Previous Results:

2019: Horseneck Half Marathon 1:43:32
2019: 42nd New Bedford Half Marathon: 1:45:58
2018: 41st New Bedford Half Marathon: 1:48:57
2017: Worcester Half Marathon: 1:51:56
2018: Boston Athletic Association Half Marathon 1:54:11
2018: Clearwater Half Marathon: 1:56:32
2018: Horseneck Half Marathon: 1:57:29
2017: Cambridge Half Marathon: 1:57:38
2019: John & Jessie Kelley-Ocean Beach Half Marathon: 1:58:47
2016: Black Goose Half Marathon: 2:00:48
2018: Independence Rhode Race: 2:06:32
2017: Upton State Forest Half Marathon (Trail): 2:18:01.9
2019: Wallum Lake Half Marathon (Trail):2:38:01.1

Advertisements

2019 Race Recap #15: 56th Annual Fred Warren 5.5-Miler

First I have to get this out of the way: It was southern bayou swamp-ugly out there. No less than 87 degrees at race time with humidity easily up toward 90% (at the time I’m writing this it is 79%). The air was just ridiculously heavy and I found it really hard to breathe.

Long about 4PM, I started thinking about how this race was going to run, and it was tough. I was having difficulty contemplating how this would be a good run for me. I was confident this would no go well.

No sooner had I gotten to the starting area, when I had to turn tail and head back to the parking area porta-potties. Hard to tell if it was a benefit to have to…uh…you know…so lighten my body weight, but it was certainly better to have the facilities there than not. That would have made for a very ugly 5 miles.

This is a local race run by my running club, so there were a lot of familiar faces which I certainly appreciated – I took a job recently close to Boston and the additional commuting time has been killing my social life with these folks, so it was appreciated to have the opportunity to reconnect with familiar faces. My daughter even came to race from her new place in New Hampshire, and that made my heart happy.

This was my first race since the North Face at the beginning of June and my first street race since the Worcester Fire Fighters 6k in May. I came THAT close to not having had a race in July. I mean the fact that this is only my 15th race this year astounds me a little given what the past few years have looked like.

Holden is a little town in Central Massachusetts, which means that it’s not flat. The Warren course is a loop, starts generally down for the first mile, rolling hills for the second, down for the next half, up for the mile and then mostly down.

According to my Garmin, the Elevation Gain was 384′ and the loss was 387′, which seems technically impossible given the start and finish are the same…but suffice to say, it’s roughly 385′ of gain.

It can be pretty challenging to be sure.

So at the start of the race, I’d run maybe 3/10 of a mile when my shoe came untied. It’s been more than a year since the LUK 5k when my shoe came undone and my friend Jeff sold me on Lace Locks. I haven’t worn sneakers with laces since…until today. Curiously enough that first mile was pretty quick. I ran the second and third mile at roughly equivalent speeds – with a fair degree of walking in there. The fourth mile, where you see that big up part,took me 9:07 (73′ of gain) and then it was pretty much downhill from there, where I notched the fastest mile of the race and second only to the last 4/10 of the rce where I paced in at 7:13, ultimately finishing 26th at 43:39.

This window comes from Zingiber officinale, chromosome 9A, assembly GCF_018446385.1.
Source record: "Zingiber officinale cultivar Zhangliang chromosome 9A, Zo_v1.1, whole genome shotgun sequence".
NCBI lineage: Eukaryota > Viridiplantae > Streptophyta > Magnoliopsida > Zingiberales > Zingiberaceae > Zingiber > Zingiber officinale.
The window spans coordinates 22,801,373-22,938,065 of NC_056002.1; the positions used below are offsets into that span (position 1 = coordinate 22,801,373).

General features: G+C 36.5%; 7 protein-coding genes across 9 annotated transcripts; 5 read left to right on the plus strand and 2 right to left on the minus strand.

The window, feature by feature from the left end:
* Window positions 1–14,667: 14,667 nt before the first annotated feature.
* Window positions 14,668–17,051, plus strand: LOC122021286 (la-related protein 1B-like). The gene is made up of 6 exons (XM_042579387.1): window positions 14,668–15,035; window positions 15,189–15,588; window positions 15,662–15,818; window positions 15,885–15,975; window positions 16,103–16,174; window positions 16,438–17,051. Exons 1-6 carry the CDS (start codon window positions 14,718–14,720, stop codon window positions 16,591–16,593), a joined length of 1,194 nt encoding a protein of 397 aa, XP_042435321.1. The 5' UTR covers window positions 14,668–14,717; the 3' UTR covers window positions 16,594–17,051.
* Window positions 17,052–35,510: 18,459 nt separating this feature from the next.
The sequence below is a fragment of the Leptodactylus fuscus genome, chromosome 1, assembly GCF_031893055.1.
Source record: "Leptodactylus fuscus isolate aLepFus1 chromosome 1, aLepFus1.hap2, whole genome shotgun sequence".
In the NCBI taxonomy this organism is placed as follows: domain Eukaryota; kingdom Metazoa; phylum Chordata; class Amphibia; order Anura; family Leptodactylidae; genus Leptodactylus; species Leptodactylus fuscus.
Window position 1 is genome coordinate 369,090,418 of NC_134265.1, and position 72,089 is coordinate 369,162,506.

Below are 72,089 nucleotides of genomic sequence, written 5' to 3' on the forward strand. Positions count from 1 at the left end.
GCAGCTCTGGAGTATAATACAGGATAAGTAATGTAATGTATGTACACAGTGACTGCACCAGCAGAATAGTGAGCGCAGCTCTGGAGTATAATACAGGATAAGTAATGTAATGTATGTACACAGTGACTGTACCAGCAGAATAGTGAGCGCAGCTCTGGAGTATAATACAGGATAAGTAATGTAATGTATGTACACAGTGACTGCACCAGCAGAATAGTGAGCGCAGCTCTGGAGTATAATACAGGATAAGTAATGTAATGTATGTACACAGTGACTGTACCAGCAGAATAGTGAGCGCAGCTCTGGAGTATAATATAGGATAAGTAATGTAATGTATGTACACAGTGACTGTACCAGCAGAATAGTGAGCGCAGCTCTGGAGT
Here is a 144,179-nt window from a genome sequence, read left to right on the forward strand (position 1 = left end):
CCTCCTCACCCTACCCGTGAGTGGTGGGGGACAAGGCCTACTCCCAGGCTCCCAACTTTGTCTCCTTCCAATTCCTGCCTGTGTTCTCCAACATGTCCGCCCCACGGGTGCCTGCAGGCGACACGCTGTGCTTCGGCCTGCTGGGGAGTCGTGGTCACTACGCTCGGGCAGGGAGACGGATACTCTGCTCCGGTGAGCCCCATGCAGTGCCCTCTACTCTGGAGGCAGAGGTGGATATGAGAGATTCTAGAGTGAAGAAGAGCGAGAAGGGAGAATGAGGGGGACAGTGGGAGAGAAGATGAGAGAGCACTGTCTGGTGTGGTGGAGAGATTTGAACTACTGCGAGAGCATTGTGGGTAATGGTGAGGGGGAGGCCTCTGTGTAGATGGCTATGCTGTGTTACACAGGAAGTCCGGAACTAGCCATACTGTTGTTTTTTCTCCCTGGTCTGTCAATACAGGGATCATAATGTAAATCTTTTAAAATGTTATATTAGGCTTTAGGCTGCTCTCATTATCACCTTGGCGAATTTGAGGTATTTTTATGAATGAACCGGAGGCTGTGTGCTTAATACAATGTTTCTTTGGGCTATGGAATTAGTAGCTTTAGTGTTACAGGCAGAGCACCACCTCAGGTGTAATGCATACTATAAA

My girl with definitive evidence that she did not finish last.

Now a couple of my friends were pretty well dehydrated, and while both finished, one had to leave in an ambulance for fluids. The heat and humidity were no joke. I’m honestly surprised I did as well here as I did. The lack of racing in general hasn’t helped but my increased sedentary time could not have helped my fitness level. The last few weeks I’ve seen my runs get sloggier and slower. Could be sleep, or bad diet, or whatever, but tonight I pulled through it until it felt good. Which makes it that much setter for me: I PR’d this course tonight by just about 7-minutes officially (for the three times I’ve run this race) and by roughly 3:20 if I include training runs last year. So I may have lost a little off my fast ball recently, it’s nice to know that I’m still racing reasonably well.

My daughter also hadn’t raced in sometime – since the Celtic 5k actually – and hadn’t run more than 4-miles in months, and she rocked the course too: Meaning she did not finish last.

The club puts on an afterparty where awards are announced and there are gift giveaways and food. Incredible value for the $15-20 registration fee. Good fun, great folks.

Results

2019:56th Annual 26th 43:34

2018:54th Annual 58th 50:35
2017: 53rd Annual 33rd 50:31

2019 Race Recap #13: Worcester Firefighters 6k

2019 Finisher Medal

An unusual distance, 6k. First the story. Sometime during the evening on December 3, 1999, a cold storage building at 299 Franklin Street, Worcester began burning. The building was apparently known for housing squatters, and in this case a couple had set a fire for warmth. By the end of the day, 6 firefighters were unaccounted for, and whose bodies were not recovered for another 8 days.

Thomas Spencer, 42
Paul Brotherton, 41
Timothy Jackson, 51
Jeremiah Lucey, 38
James Lyons, 34
Joseph McGuirk, 38